5 min read

Webs of Wonder

Threads of Fear
spider spinning web
Spiders are one of the Earth's most successful organisms because they use silk threads in many innovative ways. Photo by Barry Boulton

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I manage a large Facebook group where people post nature photos and questions every day—and I keep noticing that whenever someone posts about spiders there is usually someone else whose first reaction is some version of "kill it!"

jumping spider
Depending on your point of view, spiders are either fascinating or terrifying. Photo by David Mark from Pixabay

This shouldn't be surprising because our fear of spiders (arachnophobia) is second only to our fear of heights. In fact, evidence suggests that our fear of spiders is innate, and that it's our state of not being afraid that is learned.

Fortunately for me, my job as a naturalist is to help people fall in love with the world, and one way to fall in love with spiders is to learn how marvelously complex and fascinating these creatures really are.

spider web in sunlight
Spider webs are complicated, beautiful structures that are often rebuilt from scratch every day. Photo by David Lukas

Even if you find it impossible to fall in love with spiders, it helps to understand the vital ecological role they play.

Did you know that there can be 2 million spiders and 12,000 miles of spider silk on a single acre?! And that these spiders might end up eating 25 tons of insects each year?!

Let us all be thankful that spiders are working nonstop, day and night, to control rapidly reproducing insect populations that would otherwise overrun the earth—plus, it's a free service!

jumping spider with meal
Spiders eat a huge range of animals, including birds, fish, small mammals, and lizards. This jumping spider is eating an unrelated harvestman. Photo by David Lukas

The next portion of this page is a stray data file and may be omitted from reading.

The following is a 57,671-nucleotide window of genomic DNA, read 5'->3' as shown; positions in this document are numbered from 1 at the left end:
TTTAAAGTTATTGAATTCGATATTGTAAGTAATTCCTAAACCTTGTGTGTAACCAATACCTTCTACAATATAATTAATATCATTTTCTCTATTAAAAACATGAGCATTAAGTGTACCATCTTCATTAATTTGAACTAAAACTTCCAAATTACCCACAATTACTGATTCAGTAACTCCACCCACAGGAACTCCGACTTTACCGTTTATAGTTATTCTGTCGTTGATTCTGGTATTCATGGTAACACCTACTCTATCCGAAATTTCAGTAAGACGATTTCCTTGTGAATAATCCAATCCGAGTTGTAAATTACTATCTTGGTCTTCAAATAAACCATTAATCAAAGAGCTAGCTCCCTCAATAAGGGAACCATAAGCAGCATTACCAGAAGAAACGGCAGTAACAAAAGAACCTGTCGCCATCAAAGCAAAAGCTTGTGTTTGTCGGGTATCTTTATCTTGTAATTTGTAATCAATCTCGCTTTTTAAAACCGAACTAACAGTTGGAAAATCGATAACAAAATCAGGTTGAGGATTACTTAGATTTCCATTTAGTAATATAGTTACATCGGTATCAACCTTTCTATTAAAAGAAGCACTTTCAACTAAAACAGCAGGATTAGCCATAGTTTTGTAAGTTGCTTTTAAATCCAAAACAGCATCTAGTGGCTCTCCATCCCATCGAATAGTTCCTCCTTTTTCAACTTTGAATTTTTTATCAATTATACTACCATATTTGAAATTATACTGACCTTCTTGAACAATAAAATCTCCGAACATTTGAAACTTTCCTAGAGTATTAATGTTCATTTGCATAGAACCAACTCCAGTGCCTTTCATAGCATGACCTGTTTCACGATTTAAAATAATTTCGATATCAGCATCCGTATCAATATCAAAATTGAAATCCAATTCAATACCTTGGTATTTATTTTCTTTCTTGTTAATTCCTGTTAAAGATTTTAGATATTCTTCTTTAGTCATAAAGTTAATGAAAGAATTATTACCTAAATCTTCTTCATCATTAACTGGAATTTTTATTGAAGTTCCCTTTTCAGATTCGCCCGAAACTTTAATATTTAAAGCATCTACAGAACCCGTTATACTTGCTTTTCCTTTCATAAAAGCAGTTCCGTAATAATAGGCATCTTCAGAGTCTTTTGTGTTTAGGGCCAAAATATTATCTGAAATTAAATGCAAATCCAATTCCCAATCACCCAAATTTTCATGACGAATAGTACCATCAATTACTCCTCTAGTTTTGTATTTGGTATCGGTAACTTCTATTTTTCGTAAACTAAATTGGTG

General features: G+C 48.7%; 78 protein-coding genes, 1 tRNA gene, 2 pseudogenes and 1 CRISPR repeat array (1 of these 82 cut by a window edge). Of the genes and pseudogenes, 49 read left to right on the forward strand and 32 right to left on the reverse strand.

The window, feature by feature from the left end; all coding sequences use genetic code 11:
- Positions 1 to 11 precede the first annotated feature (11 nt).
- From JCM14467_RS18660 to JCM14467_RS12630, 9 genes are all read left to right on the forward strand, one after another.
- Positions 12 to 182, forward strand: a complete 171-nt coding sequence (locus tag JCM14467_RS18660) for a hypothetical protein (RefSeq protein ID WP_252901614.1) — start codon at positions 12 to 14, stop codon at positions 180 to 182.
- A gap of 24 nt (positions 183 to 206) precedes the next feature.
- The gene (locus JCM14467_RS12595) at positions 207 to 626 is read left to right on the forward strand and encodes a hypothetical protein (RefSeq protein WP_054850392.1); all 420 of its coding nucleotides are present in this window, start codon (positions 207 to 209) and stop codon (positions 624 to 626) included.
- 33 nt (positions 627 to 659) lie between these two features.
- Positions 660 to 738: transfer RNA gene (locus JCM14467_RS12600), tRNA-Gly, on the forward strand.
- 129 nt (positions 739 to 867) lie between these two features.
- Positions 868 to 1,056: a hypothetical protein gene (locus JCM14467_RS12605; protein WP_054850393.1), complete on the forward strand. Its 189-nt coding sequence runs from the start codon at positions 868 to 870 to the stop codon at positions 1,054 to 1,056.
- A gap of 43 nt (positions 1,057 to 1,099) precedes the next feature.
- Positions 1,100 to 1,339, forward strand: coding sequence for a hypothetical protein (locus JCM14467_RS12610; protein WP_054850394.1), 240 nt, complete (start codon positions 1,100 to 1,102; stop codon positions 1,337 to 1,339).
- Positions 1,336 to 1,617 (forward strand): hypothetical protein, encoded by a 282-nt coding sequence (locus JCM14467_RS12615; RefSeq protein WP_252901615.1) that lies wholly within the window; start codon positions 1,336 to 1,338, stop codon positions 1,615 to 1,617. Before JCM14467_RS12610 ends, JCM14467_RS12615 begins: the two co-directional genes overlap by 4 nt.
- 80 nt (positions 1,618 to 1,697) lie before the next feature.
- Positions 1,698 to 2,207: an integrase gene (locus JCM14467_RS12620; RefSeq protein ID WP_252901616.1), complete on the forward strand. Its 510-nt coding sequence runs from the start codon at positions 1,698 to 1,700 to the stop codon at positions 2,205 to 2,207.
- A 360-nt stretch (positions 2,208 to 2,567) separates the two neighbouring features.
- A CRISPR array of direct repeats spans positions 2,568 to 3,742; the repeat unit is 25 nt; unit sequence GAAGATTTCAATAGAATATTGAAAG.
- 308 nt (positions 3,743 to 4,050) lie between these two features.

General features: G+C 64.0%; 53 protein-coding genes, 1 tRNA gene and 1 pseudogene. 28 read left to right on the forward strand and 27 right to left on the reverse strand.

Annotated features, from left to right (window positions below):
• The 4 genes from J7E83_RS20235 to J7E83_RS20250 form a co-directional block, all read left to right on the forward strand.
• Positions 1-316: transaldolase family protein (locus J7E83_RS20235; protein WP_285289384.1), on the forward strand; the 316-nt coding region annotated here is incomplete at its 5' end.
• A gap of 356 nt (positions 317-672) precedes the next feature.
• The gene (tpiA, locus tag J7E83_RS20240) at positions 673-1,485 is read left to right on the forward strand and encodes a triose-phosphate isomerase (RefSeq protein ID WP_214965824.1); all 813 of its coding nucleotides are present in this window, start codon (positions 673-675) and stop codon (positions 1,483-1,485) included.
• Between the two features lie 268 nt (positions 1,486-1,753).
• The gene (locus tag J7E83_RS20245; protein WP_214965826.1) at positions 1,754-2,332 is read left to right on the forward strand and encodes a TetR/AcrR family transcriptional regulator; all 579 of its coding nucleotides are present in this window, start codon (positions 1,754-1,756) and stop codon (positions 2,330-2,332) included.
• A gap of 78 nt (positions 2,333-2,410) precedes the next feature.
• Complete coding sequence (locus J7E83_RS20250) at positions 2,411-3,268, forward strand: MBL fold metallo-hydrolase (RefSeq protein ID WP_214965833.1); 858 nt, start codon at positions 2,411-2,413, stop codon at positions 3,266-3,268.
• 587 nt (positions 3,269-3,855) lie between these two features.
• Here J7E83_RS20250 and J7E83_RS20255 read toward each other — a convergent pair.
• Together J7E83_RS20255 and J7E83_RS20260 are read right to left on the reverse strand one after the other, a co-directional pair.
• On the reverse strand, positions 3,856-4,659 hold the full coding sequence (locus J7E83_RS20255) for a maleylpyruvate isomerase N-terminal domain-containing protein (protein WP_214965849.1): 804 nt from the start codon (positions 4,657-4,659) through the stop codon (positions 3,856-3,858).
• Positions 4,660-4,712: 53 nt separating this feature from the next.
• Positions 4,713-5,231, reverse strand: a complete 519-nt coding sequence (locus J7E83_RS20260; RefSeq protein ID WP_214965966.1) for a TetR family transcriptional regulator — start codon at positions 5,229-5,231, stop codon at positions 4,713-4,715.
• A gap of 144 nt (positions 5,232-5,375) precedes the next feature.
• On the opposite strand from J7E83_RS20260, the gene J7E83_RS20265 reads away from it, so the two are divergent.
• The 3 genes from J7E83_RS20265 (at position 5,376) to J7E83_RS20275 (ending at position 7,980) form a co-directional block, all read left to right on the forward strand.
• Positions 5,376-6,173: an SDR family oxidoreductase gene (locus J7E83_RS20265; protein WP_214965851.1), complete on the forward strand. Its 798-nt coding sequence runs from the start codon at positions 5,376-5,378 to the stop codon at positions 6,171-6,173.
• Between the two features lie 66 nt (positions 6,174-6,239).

Spiders are phenomenally successful organisms that have conquered every terrestrial niche (except polar ice caps). They can be so diverse that multiple species might live on a single tree: with different species living at different heights and on different parts of the tree and coming out at different times of day.

spider wasp
Because spiders are so abundant, they are a common source of food for animals like this spider wasp. Photo by David Lukas

And one reason spiders are so successful is because they produce copious amounts of silk that they use in all aspects of their lives.

spider spinning web
Spiders have 1300 silk-making spigots and three pairs of spinnerets that enable them to produce diverse threads with different types of thickness and stickiness. Photo by Barry Boulton

We are all familiar with the webs of stationary spiders, but a huge number of other, far less conspicuous, hunting spiders are always on the move and don't make permanent webs. But even hunting spiders continuously run out a "drag line" that anchors them to a surface.

spider on web
Spiders typically build their webs at an angle and stay on the underside as protection against predators that snatch them from their webs. Photo by Amandad from Pixabay